Opinion: Why do Americans unite under tragedy?

Jaluan Newson

When tragedy strikes, its target is sporadic and it affects many. Tragedy isn’t motivated by societal influences. Dylann Roof was racially and religiously motivated when he murdered African Americans at Emanuel African Methodist Episcopal Church but it left not just African Americans or African American Christians alarmed but all Christians alike. On 9/11, the target was a war against Americans, but the victims were not just Americans. There were 67 British victims among several other nationalities. 

When tragedies happen, we all can imagine ourselves or our loved ones being in that position. There have been 22 “reported” school shootings in 2019, and the year is not over. Additionally, there are several previous years which include tragedies like the Sandy Hook shooting. Americans mourn for the victims’ relatives because we can envision ourselves being in the same situation or our loved ones being affected. That 10-year-old boy could be our son, nephew or cousin. That 8-year-old girl could be our daughter, niece or cousin. Our hearts are broken across the nation when a child has been slain. They left lives incomplete, with parents having to bury their children. Even if the child survives the killing spree, just as the sand is wiped away from the shore, so is their innocence washed away with blood.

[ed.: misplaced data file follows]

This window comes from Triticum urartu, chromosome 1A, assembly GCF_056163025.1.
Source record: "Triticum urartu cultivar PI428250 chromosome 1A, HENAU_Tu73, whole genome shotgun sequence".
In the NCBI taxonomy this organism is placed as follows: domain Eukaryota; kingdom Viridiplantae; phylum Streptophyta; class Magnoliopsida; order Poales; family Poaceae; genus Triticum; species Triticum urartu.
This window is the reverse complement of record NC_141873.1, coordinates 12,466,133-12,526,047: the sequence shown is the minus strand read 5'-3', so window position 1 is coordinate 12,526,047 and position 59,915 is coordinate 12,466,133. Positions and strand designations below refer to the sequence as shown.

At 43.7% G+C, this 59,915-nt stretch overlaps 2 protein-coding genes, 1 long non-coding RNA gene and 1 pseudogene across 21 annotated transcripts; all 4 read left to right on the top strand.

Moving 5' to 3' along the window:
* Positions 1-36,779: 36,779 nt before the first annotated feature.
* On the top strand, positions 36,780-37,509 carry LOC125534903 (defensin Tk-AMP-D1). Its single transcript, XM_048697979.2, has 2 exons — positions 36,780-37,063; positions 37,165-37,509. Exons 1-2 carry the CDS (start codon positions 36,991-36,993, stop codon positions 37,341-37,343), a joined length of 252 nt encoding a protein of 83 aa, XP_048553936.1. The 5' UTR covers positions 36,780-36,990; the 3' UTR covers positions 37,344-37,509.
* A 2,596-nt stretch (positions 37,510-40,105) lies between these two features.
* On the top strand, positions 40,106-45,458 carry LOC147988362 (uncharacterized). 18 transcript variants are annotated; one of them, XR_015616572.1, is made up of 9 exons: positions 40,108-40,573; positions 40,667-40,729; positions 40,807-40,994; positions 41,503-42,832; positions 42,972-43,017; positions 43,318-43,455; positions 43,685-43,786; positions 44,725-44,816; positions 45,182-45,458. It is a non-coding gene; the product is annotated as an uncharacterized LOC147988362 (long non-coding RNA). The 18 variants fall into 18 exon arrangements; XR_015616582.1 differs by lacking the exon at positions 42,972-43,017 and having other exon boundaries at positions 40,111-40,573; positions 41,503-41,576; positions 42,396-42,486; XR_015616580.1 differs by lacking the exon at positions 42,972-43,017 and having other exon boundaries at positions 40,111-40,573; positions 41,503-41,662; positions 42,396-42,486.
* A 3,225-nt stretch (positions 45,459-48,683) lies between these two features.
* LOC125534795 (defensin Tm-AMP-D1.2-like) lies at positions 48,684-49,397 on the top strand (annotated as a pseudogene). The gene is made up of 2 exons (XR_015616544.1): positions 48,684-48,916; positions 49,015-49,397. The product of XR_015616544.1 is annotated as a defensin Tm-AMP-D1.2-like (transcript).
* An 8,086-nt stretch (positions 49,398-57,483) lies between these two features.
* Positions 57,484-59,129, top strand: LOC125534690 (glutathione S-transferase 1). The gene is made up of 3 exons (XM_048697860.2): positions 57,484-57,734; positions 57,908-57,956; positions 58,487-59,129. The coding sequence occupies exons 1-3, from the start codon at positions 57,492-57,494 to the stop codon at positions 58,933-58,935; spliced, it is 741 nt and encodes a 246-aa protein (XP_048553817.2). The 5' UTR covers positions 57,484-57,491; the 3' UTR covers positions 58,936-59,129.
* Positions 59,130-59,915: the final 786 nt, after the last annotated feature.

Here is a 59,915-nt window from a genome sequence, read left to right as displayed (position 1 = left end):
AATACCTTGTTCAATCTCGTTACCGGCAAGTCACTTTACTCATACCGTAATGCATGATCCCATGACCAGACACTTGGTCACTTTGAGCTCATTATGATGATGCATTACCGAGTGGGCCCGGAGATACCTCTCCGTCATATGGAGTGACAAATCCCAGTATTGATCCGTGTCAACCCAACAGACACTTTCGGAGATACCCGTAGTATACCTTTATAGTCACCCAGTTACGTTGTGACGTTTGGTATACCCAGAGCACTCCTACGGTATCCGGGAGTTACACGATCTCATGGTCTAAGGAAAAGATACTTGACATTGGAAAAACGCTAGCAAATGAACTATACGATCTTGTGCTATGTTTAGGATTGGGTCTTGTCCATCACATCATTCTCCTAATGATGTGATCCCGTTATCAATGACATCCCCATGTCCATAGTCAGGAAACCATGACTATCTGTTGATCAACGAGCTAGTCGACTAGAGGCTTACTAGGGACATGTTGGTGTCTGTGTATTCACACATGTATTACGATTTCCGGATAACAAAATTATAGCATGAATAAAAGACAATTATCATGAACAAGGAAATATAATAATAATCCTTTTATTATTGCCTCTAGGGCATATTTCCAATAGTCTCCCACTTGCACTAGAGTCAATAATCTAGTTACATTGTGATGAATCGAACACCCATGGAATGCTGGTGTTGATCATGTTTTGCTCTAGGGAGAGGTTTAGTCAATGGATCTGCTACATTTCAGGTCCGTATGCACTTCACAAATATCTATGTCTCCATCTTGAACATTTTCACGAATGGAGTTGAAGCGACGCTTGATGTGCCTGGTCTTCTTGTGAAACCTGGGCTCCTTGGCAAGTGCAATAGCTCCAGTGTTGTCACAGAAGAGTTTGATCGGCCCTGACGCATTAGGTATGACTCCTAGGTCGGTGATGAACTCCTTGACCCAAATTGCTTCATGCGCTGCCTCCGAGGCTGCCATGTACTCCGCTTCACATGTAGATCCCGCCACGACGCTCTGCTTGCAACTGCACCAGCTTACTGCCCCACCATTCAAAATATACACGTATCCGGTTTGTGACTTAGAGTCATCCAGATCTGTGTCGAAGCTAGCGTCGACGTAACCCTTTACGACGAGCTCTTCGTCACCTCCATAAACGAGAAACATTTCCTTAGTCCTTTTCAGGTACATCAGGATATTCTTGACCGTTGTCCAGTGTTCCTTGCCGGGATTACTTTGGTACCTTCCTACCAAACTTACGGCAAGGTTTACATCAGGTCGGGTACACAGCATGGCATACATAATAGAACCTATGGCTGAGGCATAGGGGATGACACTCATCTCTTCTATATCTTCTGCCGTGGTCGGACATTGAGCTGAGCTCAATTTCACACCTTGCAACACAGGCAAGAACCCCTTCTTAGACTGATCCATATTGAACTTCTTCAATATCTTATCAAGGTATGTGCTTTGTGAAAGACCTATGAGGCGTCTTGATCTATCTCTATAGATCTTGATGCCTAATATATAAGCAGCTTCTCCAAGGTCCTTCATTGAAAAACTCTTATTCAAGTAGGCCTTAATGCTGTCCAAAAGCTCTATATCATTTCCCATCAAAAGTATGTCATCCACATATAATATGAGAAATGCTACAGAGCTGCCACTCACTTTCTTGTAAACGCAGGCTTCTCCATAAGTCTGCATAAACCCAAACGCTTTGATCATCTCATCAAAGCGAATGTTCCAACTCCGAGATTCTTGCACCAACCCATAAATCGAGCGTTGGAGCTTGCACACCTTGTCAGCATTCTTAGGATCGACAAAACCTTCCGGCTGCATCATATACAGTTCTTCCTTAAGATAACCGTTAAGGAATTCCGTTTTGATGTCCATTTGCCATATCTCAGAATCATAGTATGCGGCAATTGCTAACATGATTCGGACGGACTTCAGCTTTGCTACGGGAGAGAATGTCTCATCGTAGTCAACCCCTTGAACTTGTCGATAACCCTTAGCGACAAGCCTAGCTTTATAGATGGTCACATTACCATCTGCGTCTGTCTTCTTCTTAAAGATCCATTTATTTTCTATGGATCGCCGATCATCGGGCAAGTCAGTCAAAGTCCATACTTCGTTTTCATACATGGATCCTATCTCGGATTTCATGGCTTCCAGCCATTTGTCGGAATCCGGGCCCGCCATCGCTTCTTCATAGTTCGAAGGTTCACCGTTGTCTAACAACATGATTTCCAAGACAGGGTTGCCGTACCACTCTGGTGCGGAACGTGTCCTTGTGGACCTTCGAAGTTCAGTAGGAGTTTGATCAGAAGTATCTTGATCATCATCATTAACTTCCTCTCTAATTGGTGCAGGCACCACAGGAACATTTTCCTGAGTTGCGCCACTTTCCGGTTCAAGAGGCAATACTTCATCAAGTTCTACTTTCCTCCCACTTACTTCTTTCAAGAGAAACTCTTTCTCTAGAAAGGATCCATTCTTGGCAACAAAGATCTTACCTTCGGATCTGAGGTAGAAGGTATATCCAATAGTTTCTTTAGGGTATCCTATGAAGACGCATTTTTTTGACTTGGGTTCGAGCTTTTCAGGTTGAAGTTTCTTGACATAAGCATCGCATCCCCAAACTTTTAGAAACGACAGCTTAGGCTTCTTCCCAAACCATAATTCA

I have been affected by public tragedies twice just this year. Winter of 2019 there was a shooting at my neighborhood Walmart involving a soldier suffering from PTSD. While there were no innocent causalities, the shooter was fatally gunned down by police officers. The Walmart shooting in El Paso, Texas, received national attention. I have relatives that reside in El Paso and a cousin that works at a Walmart in El Paso. When I received the news I texted and called my cousin to make sure he was alive and well. Fortunately, my cousin did not work the day of the El Paso shooting. 

My cousin decided to stay home several days after the El Paso shooting. Fear unites Americans. The question is “who, or what is next.” Fear is a centralized emotion that all Americans have experienced. Fear and sorrow are palpable across every kind of American. They are what unites us to empathize with grieving victims. The fear is that we don’t want to be alone if a tragedy decides to hit home.

We unite under tragedy for safety. Christians, Muslims, Jews and other religious sects group together under tragedy to pray to God for a hedge of protection around the nation. We gather together to write guides for distress. We unite to form community watch groups. We come together as a household, and we unionize as communities across the nation to combat the issue of “How do we digress or prevent tragic moments from happening?” 

Edited by Adam White, Jessica Galvin, Brianna Smith